If unfunded liabilities are included, *the federal government owes $43 trillion. Households and businesses have also joined the borrowing party. Total debt per family of four is $500,000, and increasing at an accelerating pace.Also See ...
*The government's $43 trillion secret
The USA’s national debt is increasing by $2.43 billion everyday. People expect the state debt to top the ten trillion dollar mark in the next few years.
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*USA's National Debt Clock
The combined effects of the trade, current account and budget deficits will eventually destroy the dollar, a currency that has lost an astounding 90 percent of its value versus gold, and 70 percent versus the cost of living.
Three likely scenarios of what will happen when the dollar implodes.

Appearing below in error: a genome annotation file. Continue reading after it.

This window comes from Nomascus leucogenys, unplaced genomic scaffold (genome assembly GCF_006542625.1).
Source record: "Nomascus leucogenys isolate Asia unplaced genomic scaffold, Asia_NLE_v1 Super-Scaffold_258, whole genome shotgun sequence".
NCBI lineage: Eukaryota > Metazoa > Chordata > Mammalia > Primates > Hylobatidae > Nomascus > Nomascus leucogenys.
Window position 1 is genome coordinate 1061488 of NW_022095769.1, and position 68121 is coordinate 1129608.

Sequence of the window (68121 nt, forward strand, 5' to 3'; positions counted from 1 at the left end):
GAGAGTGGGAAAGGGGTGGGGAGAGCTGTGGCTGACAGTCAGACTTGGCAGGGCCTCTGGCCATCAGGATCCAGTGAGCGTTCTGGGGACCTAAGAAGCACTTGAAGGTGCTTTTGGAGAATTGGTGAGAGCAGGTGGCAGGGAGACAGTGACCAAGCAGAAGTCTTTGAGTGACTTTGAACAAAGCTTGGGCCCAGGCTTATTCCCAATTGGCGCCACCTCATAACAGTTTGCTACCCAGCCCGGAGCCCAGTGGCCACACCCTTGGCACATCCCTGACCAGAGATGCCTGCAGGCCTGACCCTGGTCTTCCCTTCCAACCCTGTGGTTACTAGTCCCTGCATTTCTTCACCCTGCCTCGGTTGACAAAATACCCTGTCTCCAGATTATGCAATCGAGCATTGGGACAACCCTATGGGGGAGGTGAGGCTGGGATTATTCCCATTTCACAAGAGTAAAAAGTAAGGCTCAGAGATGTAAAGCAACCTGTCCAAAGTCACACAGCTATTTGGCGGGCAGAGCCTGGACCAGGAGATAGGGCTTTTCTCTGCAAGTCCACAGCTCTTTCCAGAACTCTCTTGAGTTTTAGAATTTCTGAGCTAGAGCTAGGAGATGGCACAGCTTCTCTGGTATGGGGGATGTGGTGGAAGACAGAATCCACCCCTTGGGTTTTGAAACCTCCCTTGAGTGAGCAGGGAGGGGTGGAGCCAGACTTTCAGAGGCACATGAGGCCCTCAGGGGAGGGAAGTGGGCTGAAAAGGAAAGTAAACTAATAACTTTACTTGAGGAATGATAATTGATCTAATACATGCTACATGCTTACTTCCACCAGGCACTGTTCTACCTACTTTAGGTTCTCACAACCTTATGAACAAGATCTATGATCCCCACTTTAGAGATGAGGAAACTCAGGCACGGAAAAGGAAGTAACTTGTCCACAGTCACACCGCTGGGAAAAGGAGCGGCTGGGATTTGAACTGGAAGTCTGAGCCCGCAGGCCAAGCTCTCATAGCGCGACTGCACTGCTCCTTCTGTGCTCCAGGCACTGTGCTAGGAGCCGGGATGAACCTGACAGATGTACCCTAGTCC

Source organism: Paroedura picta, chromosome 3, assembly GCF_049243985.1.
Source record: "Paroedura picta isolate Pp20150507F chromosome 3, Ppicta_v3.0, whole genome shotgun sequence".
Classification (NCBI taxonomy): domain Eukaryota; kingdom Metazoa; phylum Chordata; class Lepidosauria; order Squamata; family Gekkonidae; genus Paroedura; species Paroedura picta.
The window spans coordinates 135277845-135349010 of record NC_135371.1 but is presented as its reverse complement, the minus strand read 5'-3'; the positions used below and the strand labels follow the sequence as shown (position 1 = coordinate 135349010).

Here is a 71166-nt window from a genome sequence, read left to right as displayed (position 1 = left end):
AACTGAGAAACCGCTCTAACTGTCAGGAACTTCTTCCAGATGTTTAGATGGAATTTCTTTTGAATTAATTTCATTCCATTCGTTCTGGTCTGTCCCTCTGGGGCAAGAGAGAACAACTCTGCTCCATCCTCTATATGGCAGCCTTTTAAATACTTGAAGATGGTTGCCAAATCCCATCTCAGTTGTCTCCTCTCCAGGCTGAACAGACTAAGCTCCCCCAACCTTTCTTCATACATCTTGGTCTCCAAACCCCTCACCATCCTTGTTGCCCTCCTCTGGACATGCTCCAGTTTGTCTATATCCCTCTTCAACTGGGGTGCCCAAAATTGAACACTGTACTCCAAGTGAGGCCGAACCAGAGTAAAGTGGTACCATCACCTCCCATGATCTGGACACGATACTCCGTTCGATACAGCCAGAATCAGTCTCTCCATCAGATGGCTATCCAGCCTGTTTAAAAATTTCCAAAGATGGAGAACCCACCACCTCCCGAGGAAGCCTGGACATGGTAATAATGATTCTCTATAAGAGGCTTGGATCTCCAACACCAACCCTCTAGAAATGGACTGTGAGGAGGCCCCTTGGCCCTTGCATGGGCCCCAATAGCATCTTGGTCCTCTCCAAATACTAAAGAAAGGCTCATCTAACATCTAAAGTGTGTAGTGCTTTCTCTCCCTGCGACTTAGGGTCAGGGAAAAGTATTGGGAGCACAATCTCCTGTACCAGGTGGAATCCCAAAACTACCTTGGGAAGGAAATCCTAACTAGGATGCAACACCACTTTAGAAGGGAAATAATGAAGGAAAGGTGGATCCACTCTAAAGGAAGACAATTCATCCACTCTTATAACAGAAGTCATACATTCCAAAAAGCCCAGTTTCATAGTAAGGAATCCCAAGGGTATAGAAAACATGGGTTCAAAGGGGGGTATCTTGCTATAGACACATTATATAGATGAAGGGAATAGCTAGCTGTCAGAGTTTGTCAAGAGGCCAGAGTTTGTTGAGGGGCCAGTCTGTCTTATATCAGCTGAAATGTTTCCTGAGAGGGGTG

The first, similar to the 1930’s, has gold being confiscated and the emergence of a bigger, more authoritarian government.
The second has virtually all markets collapsing and a new generation of politicians demanding a return to gold.
In the third scenario, as currency markets around the world collapse, the market chooses gold and "The Age of Paper" ends with a whimper rather than a bang.
American Debt History
The Depression of the 1930s was another turning point because the national debt started a dramatic increase even though there was no war. The US government was spending its way out of the Depression, such as through the creation of roads and other public works. Then the US ran into all the financial problems of World War II.
In the aftermath of the war, the US embarked upon its biggest period of economic growth – as did most of the rest of the world as it recovered. For two years during the eight years of the Eisenhower government in the 1950s, the US government even ran at a surplus.